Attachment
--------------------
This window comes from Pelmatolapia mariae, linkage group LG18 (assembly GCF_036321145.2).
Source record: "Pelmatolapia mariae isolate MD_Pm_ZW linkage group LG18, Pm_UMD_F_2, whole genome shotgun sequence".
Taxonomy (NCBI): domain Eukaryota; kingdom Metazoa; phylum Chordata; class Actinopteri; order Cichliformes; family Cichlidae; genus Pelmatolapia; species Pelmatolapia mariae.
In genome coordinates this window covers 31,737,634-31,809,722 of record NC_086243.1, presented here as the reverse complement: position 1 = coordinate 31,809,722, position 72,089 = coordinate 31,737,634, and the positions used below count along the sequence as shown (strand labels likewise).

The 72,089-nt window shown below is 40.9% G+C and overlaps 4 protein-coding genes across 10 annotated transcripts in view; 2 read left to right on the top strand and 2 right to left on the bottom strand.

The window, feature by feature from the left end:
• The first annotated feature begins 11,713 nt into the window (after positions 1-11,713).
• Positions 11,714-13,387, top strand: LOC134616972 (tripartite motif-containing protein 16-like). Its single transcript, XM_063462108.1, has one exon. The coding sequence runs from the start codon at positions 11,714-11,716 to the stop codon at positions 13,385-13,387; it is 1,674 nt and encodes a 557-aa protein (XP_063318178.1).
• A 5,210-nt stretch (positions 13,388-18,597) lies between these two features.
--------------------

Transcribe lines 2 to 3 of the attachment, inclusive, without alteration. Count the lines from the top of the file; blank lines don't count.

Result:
Source record: "Pelmatolapia mariae isolate MD_Pm_ZW linkage group LG18, Pm_UMD_F_2, whole genome shotgun sequence".
Taxonomy (NCBI): domain Eukaryota; kingdom Metazoa; phylum Chordata; class Actinopteri; order Cichliformes; family Cichlidae; genus Pelmatolapia; species Pelmatolapia mariae.